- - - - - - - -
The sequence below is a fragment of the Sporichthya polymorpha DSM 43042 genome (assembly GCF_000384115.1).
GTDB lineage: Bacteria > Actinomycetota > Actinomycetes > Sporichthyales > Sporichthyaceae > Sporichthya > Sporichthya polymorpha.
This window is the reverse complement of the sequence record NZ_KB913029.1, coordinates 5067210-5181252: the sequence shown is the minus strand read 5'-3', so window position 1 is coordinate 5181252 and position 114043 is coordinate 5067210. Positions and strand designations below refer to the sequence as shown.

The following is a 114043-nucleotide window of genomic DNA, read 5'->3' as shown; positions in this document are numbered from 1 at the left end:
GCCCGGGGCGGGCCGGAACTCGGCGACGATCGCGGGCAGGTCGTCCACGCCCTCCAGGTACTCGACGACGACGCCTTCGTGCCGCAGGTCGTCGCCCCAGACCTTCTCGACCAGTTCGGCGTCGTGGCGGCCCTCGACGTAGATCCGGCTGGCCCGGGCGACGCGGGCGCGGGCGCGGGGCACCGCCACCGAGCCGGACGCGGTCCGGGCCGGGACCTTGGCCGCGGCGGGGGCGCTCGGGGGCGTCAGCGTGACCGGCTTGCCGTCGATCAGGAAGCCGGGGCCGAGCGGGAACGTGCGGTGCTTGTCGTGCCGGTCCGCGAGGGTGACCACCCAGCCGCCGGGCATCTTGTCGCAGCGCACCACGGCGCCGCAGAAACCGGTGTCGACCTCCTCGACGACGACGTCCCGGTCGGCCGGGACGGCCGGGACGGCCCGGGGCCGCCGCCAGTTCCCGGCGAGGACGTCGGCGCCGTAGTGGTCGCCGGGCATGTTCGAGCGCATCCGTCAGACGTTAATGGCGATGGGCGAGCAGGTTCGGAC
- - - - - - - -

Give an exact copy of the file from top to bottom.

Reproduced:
The sequence below is a fragment of the Sporichthya polymorpha DSM 43042 genome (assembly GCF_000384115.1).
GTDB lineage: Bacteria > Actinomycetota > Actinomycetes > Sporichthyales > Sporichthyaceae > Sporichthya > Sporichthya polymorpha.
This window is the reverse complement of the sequence record NZ_KB913029.1, coordinates 5067210-5181252: the sequence shown is the minus strand read 5'-3', so window position 1 is coordinate 5181252 and position 114043 is coordinate 5067210. Positions and strand designations below refer to the sequence as shown.

The following is a 114043-nucleotide window of genomic DNA, read 5'->3' as shown; positions in this document are numbered from 1 at the left end:
GCCCGGGGCGGGCCGGAACTCGGCGACGATCGCGGGCAGGTCGTCCACGCCCTCCAGGTACTCGACGACGACGCCTTCGTGCCGCAGGTCGTCGCCCCAGACCTTCTCGACCAGTTCGGCGTCGTGGCGGCCCTCGACGTAGATCCGGCTGGCCCGGGCGACGCGGGCGCGGGCGCGGGGCACCGCCACCGAGCCGGACGCGGTCCGGGCCGGGACCTTGGCCGCGGCGGGGGCGCTCGGGGGCGTCAGCGTGACCGGCTTGCCGTCGATCAGGAAGCCGGGGCCGAGCGGGAACGTGCGGTGCTTGTCGTGCCGGTCCGCGAGGGTGACCACCCAGCCGCCGGGCATCTTGTCGCAGCGCACCACGGCGCCGCAGAAACCGGTGTCGACCTCCTCGACGACGACGTCCCGGTCGGCCGGGACGGCCGGGACGGCCCGGGGCCGCCGCCAGTTCCCGGCGAGGACGTCGGCGCCGTAGTGGTCGCCGGGCATGTTCGAGCGCATCCGTCAGACGTTAATGGCGATGGGCGAGCAGGTTCGGAC